The night of the tornado, I let you sleep. I let you stay caught in restless dreams beneath the thin blankets, the taut shape of your body like the land beneath a dusting of snow. You pulled the sheet over your head. You were a ridgeline, a burial mound. I made the bed around you and sat by the window.
The night of the tornado, you were sick, as you had been for months. (Your body was troubled. In your skull, something grew where it shouldn’t.) The wind battered the thin glass of our cheap apartment. A piece of airborne plastic smacked the sliding doors, and our dogs yelped, but you didn’t wake. (We were assigned a surgeon. A team of surgeons to open you, find the piece that had forgotten itself.)
I watched out the window, watched the radar, watched you sleep. All three felt equally likely to predict the storm’s violence. I searched images of tornado damage to see what we might be in for: houses unroofed, gutted, crushed as though beneath God’s heavy footfalls. One house lay parted down the middle with medical precision, the beams pulled apart and reaching.
The photos reminded me of the doctor’s images of your head, split wide and shining, wiped clean of blood and fluids. It’s amazing what the body can withstand, what can be sewn up and set to mend. And then again amazing what we can’t withstand, what can’t be rebuilt. I think of how you gagged when you saw the images, the inside of your head, recoiling from the strange sight of your own dismantled self. Perhaps you feared what the light would show, what would happen when air met blood met brain, when wind met brick, flesh, and wood.
The tornado passed so close to us I could feel the low rumble in my chest. I sat on the floor beside the window while my phone beeped warnings to take shelter, to find a basement, to move away from glass and doors. But it had been only days since the surgery, and I couldn’t wake you and couldn’t leave you. Sleep is the body’s best time to heal, the way we move closer to health. I could not stand between you and anything that might help.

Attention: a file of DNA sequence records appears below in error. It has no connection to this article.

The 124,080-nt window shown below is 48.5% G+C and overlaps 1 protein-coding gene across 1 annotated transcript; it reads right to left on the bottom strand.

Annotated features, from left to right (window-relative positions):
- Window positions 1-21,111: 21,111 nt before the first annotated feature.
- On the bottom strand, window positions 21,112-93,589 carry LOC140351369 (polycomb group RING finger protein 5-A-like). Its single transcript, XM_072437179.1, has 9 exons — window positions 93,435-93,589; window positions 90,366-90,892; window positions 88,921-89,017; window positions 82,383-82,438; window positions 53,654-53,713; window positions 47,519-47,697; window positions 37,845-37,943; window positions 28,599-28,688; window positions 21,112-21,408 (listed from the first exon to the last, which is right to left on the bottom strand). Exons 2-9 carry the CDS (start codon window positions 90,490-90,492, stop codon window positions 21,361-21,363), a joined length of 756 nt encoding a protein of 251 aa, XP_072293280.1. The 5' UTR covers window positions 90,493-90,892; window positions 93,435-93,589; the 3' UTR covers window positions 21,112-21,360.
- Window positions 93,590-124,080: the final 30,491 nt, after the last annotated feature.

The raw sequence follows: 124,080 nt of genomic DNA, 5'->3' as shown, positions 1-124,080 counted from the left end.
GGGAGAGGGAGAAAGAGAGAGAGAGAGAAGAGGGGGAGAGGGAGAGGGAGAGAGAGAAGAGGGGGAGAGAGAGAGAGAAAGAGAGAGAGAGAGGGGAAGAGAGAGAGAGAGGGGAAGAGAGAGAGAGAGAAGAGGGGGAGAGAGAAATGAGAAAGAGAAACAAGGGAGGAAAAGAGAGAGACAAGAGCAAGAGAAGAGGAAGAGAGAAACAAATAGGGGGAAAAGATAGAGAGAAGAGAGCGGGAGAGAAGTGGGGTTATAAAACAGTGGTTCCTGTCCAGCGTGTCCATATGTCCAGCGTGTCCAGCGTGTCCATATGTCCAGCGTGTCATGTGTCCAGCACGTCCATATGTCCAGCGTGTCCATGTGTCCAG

Beneath the bed, the dogs whimpered. Animals are sensible in their fear. It was a good time to be afraid. In an effort to stay alert I did small tasks on my lap: dropped your pills into their weekly dispenser like a game of mancala, purpled my finger with bits of string, made a list of questions to ask the doctor.
The morning after the tornado, I woke with my back still pressed against the wall, my face turned toward the window’s morning light. You hadn’t moved—covered by the sheets, your body’s peaks like the blunted tops of weathered headstones. In the street, people stood in front of their houses, surveying the wreckage. The dogwoods, which had been in tentative bloom, were stripped clean. Bare, knuckled branches groped at the still air, and the asphalt was broken with white.
Start Sunday morning with a flash essay in your inbox. Enjoy short works hand-selected from the Creative Nonfiction, Brevity, Diagram, River Teeth, and Sweet Literary archives, as well as the occasional original work.
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